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The Return of the Crested IbisIshi Hiroyuki

Kin, Japan’s last crested ibis born in the wild, died in 2003. Her demise did not mean the extinction of the species, however, as researchers in China were successfully breeding other wild crested ibises that they had discovered earlier. This article explores the relationship between the Japanese people and the crested ibis, Nipponia nippon.
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Crane on the Rubbish Heap: The Challenges of Continuing ConservationIshi Hiroyuki

Hokkaidō now has the world’s largest population of red-crowned cranes, but this has also created a dilemma. While the birds are no longer endangered, they are proving a menace to farmers who complain that they are destroying their crops. Is there a way for the cranes and human beings to coexist?
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Work to Store Tainted Soil at Fukushima Facility Begins (News)

Fukushima (Jiji Press)—Japan's Environment Ministry started bringing tainted soil into one of the interim storage facilities for radioactive waste in Fukushima Prefecture on October 28. Work teams carry contaminated soil into the interim storage facility via covered conveyor belt on October 20, 2017, in Ōkuma, Fukushima. (© Jiji) Soil generated from work to decontaminate areas hit by fallou…
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A Thousand Cranes Take FlightIshi Hiroyuki

The red-crowned crane has long been revered in Japan as an auspicious bird. Once the cranes could be found throughout the country, but overhunting in the early years of Japan’s modern era decimated their numbers until they disappeared altogether on the main island of Honshū. Fortunately, extensive conservation efforts have brought back the beloved bird from near extinction. Where at one point there were only 33 red-crowned cranes confirmed in Japan, there are now 1,800.
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Electric-Scooter-Sharing Service to Be Tested on Southern Japan Island (News)

Tokyo, Sept. 28 (Jiji Press)—Sumitomo Corp. said Thursday that it will test an electric scooter-sharing service on Ishigaki Island in Okinawa Prefecture starting by the end of March next year. The Japanese trading house will carry out the test in a partnership with the Ishigaki city government. The sharing service is designed to reduce carbon dioxide emissions that are increasing in line wit…
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Taiji in Wakayama Prefecture: The World in Miniature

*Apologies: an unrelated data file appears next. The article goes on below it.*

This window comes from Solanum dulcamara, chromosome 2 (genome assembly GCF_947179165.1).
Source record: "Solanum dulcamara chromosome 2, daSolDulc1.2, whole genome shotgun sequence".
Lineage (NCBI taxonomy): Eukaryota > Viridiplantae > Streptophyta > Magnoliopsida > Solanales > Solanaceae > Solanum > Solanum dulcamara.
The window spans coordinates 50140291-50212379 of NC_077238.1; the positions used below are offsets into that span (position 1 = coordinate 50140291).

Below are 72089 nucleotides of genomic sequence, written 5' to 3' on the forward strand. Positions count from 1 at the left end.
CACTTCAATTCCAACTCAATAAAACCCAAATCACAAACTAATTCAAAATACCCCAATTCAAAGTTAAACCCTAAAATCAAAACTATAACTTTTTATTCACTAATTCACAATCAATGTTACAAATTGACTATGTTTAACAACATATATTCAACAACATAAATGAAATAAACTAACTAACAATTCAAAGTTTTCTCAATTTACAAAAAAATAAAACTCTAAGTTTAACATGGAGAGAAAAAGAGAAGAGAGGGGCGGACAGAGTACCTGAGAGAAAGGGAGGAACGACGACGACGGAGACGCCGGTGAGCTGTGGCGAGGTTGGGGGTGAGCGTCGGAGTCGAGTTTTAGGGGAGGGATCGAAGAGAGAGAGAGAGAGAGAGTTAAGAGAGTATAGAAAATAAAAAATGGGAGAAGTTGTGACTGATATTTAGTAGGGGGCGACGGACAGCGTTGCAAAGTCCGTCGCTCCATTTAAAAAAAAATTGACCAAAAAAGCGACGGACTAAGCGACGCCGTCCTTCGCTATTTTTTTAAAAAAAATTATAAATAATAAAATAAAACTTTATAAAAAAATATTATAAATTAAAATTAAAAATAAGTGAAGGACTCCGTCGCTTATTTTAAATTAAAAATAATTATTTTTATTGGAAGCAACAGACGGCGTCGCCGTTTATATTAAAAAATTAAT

Filmmaker Sasaki Megumi’s latest work was seven years in the making. A Whale of a Tale is a documentary about the town of Taiji in Wakayama Prefecture, notorious for its annual dolphin slaughter. The film sheds new light not only on the controversy about Japan’s whaling program but also on the nature of the clashes and polarizations between different worldviews in recent years.
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The Recovery of the Short-Tailed Albatross: A Preservation Success StoryIshi Hiroyuki

Once believed to be extinct, the short-tailed albatross was rediscovered by meteorological observatory staff on the remote island of Torishima. The discovery set in motion extensive efforts to protect and preserve the species, led by a man who has dedicated his life to the project.
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The Short-Tailed Albatross: A Majestic Bird Driven to the Brink of ExtinctionIshi Hiroyuki

Its trusting nature and lack of agility on the ground has long made the albatross easy prey for humans. Whole colonies were once massacred for their soft down feathers, driving the species to near-extinction. The first of a set of articles on this bird looks at the early, disastrous history of its interaction with the Japanese.
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Team Making Gaza Garbage into Fuel Wins Japanese-Hosted Contest (News)

Gaza, Aug. 16 (Jiji Press)—A team that developed a device to produce biogas and liquid manure from garbage has won a business contest hosted by young Japanese people in the self-governing Palestinian territory of Gaza. The team, Ecohome, was awarded a prize of ¥500,000. In Gaza, how to dispose of garbage has been a serious social problem amid a shortage of landfill areas. The contest, the se…
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Minamata Treaty on Mercury Regulation Takes Effect (News)

Tokyo, Aug. 16 (Jiji Press)—The Minamata Convention on Mercury, a landmark international treaty designed to regulate the use and trading of the poisonous material, went into effect on Wednesday. Under the treaty, signatories will also take stronger measures against health hazards from mercury, which is still used chiefly for mining gold in developing countries. A total of 74 signatories, inc…
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